The module introduces students to basic nutrition concepts so they can apply them to food technology, know relevant questions to ask when developing/ assessing food products, and clearly communicate with nutritionists. Concepts covered include nutrient requirements, nutrition and disease, functional properties of foods, Singapore diet, influences on food choice and the relevance of nutrition to the food industry. Students learn to use a diet analysis programme which they use to analyse their own diet and to produce nutrition information panels. In assignment 1 students interpret their own diet analysis using relevant nutrition concepts. In assignment 2, students integrate all course concepts to propose food products that address health issues for defined population groups. In this assignment, the students also discuss the role of the food industry in relation to population health. Learning outcomes are also assessed in a mid-semester test (multi-choice and short/medium answer questions) and final exam (essay format).

Food Formulation Technology


A study of the physico-chemical properties of food ingredients and their interactions in food systems. Selection of suitable ingredients in food formulations, in particular, stabilisers, thickeners, gelling agents and emulsifiers. Understanding of the destabilisation mechanisms of food complex systems in relation to the ingredients used. A practical course.

Food Technology 6: Food Characterisation


A project-based course developing the selection and utilisation of food characterisation methodologies in assessment of food/ingredient function, quality and stability. The course will focus on instrumental and sensory methods of assessing structure, appearance, flavour and texture of a variety of food products. Assessment and characterisation tools will be used to develop analytical and problem solving skills in industry relevant scenarios.

Statistical Modelling for Engineers and Technologists


This is a core paper that provides essential grounding in statistical inference and modeling for engineers and technologists. Students will learn how to develop statistical models to describe random phenomena and use them to test questions of practical interest.

Year 3

Food Packaging Engineering and Legislation


This module covers the properties of packaging materials and requirements of labelling/legislation and the implications of choice on product shelf life. The material integration with processing, transport, traceability and information systems, and impact on consumer interaction with the product, sustainability and product cost.

Industrial Systems Improvement


The module focuses on continuous improvement processes in industrial systems. Students will learn methods and measures for control and daily decision-making in food businesses. Students will also gain a modern perspective on lean manufacturing to maximise customers’ value and minimise waste. This module also offers students a foundation on leadership competencies essential for employee engagement, effective communication, and sustainable organizational success. Students will be required to integrate theory learned in the classroom with case studies related to leadership framework, quality improvement, goal attainment and structure problem solving.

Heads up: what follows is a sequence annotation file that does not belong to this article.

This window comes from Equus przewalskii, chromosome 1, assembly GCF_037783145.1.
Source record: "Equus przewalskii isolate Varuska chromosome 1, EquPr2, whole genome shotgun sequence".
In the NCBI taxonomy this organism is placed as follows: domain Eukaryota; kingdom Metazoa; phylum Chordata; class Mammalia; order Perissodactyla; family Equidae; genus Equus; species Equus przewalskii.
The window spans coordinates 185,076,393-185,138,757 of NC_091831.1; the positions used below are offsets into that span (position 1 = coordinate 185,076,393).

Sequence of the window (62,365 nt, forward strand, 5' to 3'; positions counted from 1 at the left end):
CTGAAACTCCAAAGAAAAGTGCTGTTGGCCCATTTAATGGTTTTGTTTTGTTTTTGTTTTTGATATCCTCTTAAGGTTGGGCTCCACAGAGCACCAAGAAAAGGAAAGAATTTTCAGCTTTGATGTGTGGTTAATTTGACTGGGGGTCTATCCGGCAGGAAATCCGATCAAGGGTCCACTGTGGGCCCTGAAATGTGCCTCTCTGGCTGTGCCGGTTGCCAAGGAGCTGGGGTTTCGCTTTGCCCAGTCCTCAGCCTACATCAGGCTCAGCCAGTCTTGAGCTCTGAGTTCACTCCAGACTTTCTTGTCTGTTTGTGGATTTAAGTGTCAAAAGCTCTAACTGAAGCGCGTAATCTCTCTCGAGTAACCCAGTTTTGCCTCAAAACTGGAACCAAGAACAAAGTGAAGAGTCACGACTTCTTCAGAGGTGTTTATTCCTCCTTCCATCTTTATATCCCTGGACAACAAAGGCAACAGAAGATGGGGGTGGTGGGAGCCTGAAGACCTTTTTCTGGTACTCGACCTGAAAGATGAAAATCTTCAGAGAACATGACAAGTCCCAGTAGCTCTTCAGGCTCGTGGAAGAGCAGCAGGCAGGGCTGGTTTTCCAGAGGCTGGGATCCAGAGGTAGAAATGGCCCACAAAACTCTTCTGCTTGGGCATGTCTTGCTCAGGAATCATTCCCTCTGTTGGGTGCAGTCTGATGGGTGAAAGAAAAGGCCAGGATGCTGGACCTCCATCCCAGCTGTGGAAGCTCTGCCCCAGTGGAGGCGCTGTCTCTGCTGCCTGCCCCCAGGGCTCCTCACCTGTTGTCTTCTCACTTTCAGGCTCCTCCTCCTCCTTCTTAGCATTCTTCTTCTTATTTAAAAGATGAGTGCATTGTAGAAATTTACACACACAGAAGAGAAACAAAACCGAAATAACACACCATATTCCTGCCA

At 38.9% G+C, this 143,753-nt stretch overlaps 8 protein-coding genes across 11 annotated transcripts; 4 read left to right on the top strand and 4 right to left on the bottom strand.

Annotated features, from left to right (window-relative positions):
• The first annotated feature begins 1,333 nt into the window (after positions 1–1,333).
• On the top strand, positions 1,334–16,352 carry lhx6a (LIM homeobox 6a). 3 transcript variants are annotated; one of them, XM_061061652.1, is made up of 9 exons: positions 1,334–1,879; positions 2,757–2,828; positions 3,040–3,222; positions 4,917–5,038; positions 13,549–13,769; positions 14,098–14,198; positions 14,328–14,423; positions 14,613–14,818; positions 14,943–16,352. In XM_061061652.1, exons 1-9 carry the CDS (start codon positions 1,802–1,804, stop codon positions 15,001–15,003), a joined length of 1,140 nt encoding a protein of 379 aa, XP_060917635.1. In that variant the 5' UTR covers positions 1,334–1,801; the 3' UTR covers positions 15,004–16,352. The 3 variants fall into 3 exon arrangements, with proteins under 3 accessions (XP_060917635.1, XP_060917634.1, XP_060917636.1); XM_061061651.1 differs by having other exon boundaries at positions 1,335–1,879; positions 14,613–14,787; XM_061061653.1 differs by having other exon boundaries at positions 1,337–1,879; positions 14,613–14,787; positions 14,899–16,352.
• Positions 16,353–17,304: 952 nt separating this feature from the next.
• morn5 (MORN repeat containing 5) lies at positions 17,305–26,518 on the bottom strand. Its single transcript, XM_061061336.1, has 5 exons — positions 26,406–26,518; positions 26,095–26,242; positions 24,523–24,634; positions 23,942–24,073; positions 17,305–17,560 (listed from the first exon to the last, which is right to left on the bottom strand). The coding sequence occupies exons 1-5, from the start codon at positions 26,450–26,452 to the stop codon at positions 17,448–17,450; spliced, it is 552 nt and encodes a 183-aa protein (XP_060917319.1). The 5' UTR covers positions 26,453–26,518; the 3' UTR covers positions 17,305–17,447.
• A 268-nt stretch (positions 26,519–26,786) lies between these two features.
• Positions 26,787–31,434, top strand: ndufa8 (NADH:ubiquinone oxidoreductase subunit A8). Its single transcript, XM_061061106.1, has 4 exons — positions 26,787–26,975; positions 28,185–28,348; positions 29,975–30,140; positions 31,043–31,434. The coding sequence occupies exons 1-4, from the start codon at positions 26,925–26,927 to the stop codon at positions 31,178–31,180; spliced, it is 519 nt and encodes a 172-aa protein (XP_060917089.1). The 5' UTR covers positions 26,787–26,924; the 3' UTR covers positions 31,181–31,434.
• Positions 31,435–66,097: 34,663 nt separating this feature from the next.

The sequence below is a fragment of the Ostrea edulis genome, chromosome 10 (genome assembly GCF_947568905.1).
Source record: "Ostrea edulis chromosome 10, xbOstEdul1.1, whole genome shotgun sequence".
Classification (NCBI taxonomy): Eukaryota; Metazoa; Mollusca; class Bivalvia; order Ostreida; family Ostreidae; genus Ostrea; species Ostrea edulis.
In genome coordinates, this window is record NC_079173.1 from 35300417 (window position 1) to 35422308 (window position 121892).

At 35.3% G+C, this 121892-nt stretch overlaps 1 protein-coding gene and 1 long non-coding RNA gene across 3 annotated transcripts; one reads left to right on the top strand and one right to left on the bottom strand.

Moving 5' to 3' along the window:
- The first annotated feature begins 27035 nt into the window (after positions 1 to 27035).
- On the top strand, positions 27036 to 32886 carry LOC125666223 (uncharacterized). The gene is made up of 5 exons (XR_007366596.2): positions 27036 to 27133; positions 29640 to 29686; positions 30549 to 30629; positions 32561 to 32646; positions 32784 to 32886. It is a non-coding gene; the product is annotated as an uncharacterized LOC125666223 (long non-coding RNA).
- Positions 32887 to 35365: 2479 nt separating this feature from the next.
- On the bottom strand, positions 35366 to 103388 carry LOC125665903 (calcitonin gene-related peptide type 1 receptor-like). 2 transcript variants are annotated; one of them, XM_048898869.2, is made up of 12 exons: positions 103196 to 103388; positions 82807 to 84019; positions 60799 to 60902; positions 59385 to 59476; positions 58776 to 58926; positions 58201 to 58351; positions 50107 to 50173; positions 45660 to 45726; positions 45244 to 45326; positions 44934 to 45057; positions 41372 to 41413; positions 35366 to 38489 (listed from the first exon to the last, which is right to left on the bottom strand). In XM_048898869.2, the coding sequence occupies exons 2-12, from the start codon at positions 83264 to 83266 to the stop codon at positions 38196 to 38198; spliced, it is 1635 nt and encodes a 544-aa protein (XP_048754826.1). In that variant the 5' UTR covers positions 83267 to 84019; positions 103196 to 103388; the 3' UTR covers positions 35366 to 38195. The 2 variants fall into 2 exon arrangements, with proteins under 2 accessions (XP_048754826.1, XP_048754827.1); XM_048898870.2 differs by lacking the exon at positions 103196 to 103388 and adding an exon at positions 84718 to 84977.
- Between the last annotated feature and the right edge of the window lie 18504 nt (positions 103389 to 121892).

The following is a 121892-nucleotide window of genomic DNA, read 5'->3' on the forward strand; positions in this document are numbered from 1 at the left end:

Process Engineering Operations


The module provides the student with exposure to some commonly used food technology relevant unit operations. Topics covered include evaporation, membrane filtration, heat exchangers, process cooling and product drying. Operating fundamentals and theories behind each unit operation are examined during in the lectures, while the laboratory-based practical sessions will provide the students a hands-on opportunity to operate some of these equipment.

Reaction Technology and Process Modelling


This is a paper that provides a systematic approach to modelling processing operations in terms of heat, mass and momentum transfer. Modelling reactions and reactor systems to predict the progress of reactions in food preservation and processing operations, chemical and enzymatic catalysis, and biochemical reaction systems.

Integrated Work Study Programme


Integrated work study programme (IWSP) is an integral part of applied learning as it provides an opportunity for students to integrate the theory learnt in the classroom to practice in the real world. During IWSP, students are expected to practice self-directed learning besides performing work related activities. Students are also expected to identify and implement improvement projects in their respective IWSP company using a structured methodology. Each student is assigned to an academic supervisor who will guide the student to achieve the learning outcomes throughout this 28-week learning journey.

Year 4

Food Technology Project


An original investigation of a food industry problem or opportunity. The student works under academic supervision within an industrial research brief and learns from practice, systematic skills in problem analysis, research and communication. Consideration of ethical, legal and social environments. This major project integrates knowledge the student has already acquired.This module aims to provide students with the opportunity to increase their confidence to undertake complex projects through working on a supervised project. This allows them to apply the knowledge gathered during their previous study of the B. FoodTech (Hons), apply creative thinking skills and gain experience through exposure to the conditions imposed by the commercial or professional research environment.